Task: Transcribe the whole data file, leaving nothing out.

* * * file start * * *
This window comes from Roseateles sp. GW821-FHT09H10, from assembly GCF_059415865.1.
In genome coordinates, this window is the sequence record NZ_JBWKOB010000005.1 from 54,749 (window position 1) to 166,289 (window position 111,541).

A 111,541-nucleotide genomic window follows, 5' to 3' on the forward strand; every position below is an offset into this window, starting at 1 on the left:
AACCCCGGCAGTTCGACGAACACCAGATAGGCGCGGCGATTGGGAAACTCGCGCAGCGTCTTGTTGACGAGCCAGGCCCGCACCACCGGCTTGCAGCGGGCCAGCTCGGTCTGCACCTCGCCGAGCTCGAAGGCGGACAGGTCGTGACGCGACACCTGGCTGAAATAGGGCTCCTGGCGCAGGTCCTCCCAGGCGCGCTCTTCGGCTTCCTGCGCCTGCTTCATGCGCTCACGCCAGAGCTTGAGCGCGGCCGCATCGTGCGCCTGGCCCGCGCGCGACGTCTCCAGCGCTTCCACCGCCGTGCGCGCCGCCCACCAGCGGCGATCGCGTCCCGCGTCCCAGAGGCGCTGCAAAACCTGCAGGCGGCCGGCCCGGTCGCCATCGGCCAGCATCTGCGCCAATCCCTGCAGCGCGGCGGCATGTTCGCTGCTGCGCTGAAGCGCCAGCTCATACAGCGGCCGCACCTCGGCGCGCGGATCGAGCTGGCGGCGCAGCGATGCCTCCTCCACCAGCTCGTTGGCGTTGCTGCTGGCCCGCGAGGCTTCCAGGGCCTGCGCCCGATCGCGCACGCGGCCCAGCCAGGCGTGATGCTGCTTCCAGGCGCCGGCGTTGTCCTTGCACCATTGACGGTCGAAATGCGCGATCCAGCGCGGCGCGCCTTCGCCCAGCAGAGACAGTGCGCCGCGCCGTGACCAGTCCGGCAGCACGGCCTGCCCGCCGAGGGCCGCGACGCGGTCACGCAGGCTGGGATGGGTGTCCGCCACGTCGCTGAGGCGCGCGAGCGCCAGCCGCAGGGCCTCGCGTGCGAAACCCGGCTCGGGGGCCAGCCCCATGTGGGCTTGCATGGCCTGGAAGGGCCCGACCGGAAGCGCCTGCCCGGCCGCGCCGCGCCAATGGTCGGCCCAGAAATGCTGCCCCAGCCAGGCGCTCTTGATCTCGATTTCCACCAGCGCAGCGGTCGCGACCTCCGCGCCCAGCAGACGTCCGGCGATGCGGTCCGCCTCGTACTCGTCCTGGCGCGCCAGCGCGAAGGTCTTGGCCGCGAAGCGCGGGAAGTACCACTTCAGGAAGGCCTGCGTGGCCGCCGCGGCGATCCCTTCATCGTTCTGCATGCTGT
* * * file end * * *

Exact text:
This window comes from Roseateles sp. GW821-FHT09H10, from assembly GCF_059415865.1.
In genome coordinates, this window is the sequence record NZ_JBWKOB010000005.1 from 54,749 (window position 1) to 166,289 (window position 111,541).

A 111,541-nucleotide genomic window follows, 5' to 3' on the forward strand; every position below is an offset into this window, starting at 1 on the left:
AACCCCGGCAGTTCGACGAACACCAGATAGGCGCGGCGATTGGGAAACTCGCGCAGCGTCTTGTTGACGAGCCAGGCCCGCACCACCGGCTTGCAGCGGGCCAGCTCGGTCTGCACCTCGCCGAGCTCGAAGGCGGACAGGTCGTGACGCGACACCTGGCTGAAATAGGGCTCCTGGCGCAGGTCCTCCCAGGCGCGCTCTTCGGCTTCCTGCGCCTGCTTCATGCGCTCACGCCAGAGCTTGAGCGCGGCCGCATCGTGCGCCTGGCCCGCGCGCGACGTCTCCAGCGCTTCCACCGCCGTGCGCGCCGCCCACCAGCGGCGATCGCGTCCCGCGTCCCAGAGGCGCTGCAAAACCTGCAGGCGGCCGGCCCGGTCGCCATCGGCCAGCATCTGCGCCAATCCCTGCAGCGCGGCGGCATGTTCGCTGCTGCGCTGAAGCGCCAGCTCATACAGCGGCCGCACCTCGGCGCGCGGATCGAGCTGGCGGCGCAGCGATGCCTCCTCCACCAGCTCGTTGGCGTTGCTGCTGGCCCGCGAGGCTTCCAGGGCCTGCGCCCGATCGCGCACGCGGCCCAGCCAGGCGTGATGCTGCTTCCAGGCGCCGGCGTTGTCCTTGCACCATTGACGGTCGAAATGCGCGATCCAGCGCGGCGCGCCTTCGCCCAGCAGAGACAGTGCGCCGCGCCGTGACCAGTCCGGCAGCACGGCCTGCCCGCCGAGGGCCGCGACGCGGTCACGCAGGCTGGGATGGGTGTCCGCCACGTCGCTGAGGCGCGCGAGCGCCAGCCGCAGGGCCTCGCGTGCGAAACCCGGCTCGGGGGCCAGCCCCATGTGGGCTTGCATGGCCTGGAAGGGCCCGACCGGAAGCGCCTGCCCGGCCGCGCCGCGCCAATGGTCGGCCCAGAAATGCTGCCCCAGCCAGGCGCTCTTGATCTCGATTTCCACCAGCGCAGCGGTCGCGACCTCCGCGCCCAGCAGACGTCCGGCGATGCGGTCCGCCTCGTACTCGTCCTGGCGCGCCAGCGCGAAGGTCTTGGCCGCGAAGCGCGGGAAGTACCACTTCAGGAAGGCCTGCGTGGCCGCCGCGGCGATCCCTTCATCGTTCTGCATGCTGT